The programme was ambiguous about all that.  You can argue about it until the cows come home.  But it did talk a lot about the poor quality of her writing.  One of my primary school teachers once complained to my mum and dad that I wrote like Enid Blyton!  I only wish I did, given that she sold over 800 books.  Teachers had a real down on Enid Blyton in the early 1980s, and I think they always have done … rather paradoxically, given that most kids love the books.  The programme did claim that there wasn’t much competition in the children’s book market during Blyton’s heyday, and that that was why her books were so popular, but I thought that that was rather unfair.  Kids like the books because they’re exciting … and the books probably do have to be about the upper middle classes due to that, because only kids from well-to-do families are likely to go to boarding school or go away for the entire school summer holidays.

It also said a lot about her difficult family life – the breakdown of her first marriage after both she and her husband had affairs, the way she airbrushed her first husband, the father of her two children, out of her life, her difficult relationship with both her mother and her children, and the trauma she suffered when her father ran off with another woman when she was in her early teens.  Her mother, understandably in the society of the times, pretended that he was just working away, and it’s thought that that’s partly why Enid became  so involved in telling stories.  It even said that she had fertility problems because the trauma of her father leaving affected her physical development.  I’ve no idea if that’s medically possible or not, but that’s what it said.  And it does have to be said that she doesn’t sound like a particularly nice person.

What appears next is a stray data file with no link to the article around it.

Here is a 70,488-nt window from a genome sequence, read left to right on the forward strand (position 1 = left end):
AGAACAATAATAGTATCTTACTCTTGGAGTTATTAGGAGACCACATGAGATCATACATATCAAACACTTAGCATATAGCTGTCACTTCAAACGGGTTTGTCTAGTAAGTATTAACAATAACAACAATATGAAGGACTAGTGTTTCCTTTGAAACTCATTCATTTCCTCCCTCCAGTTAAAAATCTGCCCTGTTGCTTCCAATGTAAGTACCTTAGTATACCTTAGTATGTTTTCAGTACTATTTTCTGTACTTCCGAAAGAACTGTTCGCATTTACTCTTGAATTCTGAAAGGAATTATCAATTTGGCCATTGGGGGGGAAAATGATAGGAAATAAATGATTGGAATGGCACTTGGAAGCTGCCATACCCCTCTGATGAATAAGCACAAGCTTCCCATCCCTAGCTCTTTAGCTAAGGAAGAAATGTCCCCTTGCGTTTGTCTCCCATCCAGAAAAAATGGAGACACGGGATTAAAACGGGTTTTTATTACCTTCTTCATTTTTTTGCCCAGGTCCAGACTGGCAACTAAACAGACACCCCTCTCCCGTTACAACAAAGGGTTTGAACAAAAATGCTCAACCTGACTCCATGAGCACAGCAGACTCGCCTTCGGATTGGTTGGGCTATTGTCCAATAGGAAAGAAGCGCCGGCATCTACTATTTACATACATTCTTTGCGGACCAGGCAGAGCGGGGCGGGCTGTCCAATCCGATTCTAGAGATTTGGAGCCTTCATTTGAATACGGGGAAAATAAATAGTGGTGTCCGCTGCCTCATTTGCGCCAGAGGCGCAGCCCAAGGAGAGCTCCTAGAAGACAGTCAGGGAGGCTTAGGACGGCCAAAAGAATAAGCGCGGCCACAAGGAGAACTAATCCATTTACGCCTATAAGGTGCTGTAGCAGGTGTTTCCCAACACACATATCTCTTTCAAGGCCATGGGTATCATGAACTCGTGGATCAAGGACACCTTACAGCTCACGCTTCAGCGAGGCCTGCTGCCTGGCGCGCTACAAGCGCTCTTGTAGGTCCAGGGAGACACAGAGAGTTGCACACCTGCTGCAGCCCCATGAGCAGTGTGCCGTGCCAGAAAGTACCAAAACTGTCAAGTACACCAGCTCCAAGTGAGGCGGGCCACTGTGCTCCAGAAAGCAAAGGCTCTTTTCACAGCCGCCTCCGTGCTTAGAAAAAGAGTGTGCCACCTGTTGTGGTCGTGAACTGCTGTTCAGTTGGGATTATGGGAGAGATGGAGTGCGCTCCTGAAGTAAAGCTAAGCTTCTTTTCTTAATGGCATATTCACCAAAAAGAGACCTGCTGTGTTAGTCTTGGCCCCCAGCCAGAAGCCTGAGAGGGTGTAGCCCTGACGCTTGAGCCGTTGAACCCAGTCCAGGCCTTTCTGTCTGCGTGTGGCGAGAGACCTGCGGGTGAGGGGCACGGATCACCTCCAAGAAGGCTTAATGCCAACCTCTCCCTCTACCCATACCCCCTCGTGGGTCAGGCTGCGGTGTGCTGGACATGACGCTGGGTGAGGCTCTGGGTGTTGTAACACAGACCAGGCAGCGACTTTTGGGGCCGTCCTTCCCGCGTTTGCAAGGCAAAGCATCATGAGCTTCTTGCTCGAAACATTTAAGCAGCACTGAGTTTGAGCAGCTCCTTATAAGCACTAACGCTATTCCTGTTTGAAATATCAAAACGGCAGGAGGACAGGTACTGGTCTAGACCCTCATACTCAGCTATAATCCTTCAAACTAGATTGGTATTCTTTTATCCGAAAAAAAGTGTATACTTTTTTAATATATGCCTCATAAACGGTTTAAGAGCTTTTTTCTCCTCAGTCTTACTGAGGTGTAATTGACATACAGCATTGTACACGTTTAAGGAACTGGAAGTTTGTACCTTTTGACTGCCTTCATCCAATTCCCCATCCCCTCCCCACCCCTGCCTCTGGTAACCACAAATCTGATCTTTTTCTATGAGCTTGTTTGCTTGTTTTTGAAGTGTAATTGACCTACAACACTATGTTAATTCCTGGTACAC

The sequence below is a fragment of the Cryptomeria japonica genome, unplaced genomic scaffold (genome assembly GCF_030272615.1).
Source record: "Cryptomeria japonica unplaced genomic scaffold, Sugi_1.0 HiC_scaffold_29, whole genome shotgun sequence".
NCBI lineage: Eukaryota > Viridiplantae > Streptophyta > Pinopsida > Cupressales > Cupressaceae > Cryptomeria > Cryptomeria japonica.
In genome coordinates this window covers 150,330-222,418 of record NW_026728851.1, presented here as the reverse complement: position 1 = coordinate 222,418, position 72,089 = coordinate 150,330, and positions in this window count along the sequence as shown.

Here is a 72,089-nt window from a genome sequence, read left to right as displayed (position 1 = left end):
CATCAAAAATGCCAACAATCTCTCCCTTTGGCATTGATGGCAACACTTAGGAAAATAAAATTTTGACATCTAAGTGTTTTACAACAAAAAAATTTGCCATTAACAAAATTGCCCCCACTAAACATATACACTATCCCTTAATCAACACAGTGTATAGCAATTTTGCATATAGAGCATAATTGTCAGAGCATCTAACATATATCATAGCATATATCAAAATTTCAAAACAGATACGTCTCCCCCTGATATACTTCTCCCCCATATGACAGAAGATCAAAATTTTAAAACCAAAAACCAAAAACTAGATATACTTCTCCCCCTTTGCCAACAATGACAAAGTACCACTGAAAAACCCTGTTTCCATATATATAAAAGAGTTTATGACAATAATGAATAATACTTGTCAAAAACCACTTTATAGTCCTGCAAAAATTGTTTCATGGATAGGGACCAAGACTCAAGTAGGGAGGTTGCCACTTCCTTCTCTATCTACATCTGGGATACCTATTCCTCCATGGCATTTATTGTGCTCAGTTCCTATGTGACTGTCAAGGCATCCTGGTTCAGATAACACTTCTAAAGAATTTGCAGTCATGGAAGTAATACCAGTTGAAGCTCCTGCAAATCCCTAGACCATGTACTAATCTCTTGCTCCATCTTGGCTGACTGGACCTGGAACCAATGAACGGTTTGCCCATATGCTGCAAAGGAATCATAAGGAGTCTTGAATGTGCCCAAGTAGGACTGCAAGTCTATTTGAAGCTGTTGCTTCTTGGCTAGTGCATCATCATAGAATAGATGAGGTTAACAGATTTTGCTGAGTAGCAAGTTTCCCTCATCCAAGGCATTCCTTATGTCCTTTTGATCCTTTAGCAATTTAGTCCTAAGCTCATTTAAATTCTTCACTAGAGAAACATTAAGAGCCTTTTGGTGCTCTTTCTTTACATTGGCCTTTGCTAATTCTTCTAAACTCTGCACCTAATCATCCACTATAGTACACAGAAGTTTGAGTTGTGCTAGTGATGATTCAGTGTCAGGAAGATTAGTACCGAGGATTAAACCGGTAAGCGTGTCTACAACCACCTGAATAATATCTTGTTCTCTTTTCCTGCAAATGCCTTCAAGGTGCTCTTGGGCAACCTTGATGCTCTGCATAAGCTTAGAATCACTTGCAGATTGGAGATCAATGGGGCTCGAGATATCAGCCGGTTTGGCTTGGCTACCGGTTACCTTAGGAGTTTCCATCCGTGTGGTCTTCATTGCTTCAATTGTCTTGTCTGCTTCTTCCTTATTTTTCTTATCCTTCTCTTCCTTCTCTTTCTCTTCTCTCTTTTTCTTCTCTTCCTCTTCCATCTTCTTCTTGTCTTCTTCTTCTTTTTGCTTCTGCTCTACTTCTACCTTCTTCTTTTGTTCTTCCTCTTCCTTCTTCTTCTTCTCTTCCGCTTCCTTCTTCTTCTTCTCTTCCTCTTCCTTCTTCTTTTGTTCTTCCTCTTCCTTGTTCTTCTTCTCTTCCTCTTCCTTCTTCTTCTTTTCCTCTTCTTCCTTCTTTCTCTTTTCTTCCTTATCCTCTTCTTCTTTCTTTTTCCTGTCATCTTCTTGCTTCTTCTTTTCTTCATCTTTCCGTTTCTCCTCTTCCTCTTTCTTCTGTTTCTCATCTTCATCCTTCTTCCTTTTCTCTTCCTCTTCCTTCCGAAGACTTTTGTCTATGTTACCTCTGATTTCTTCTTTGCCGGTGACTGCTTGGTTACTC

All rather miserable, really.  But it praised her business acumen, and pointed out that, as a woman in a man’s world, she had to be tough.  Even more importantly,  it acknowledged that her books have got so many kids into reading.  And she deserves respect for that, and that’s why hers was a great life.

It also talked about food!  There is so much food in her books … mostly published at a time when rationing was in force and children could only dream of all those enormous teas and picnics.  And, of course, food is key to The Tiger Who Came To Tea as well, although that was published long after rationing had ended.  The tiger is a bit scary, as I’ve said, because he eats them out of house and home and even uses all the water from the tank … but no-one wants scary stuff on Christmas Eve, and this production was all smiley and happy!  I wasn’t convinced about Mummy wearing a green dress, a blue cardigan and an orange coat all together, nor about Daddy going to work in checked trousers, but never mind!   Purists may have found some of the cartoon scenes a bit too modern, but I thought it was all good fun, and a perfect antidote to the doom and gloom that the soaps seem intent on serving up over the festive season.  It was a real treat.

So that was Christmas Eve, for supposed adults who still like children’s books!  If you’re reading this, thanks for doing so, and I hope you had a very Merry Christmas and wish you all the best for the new year xxx.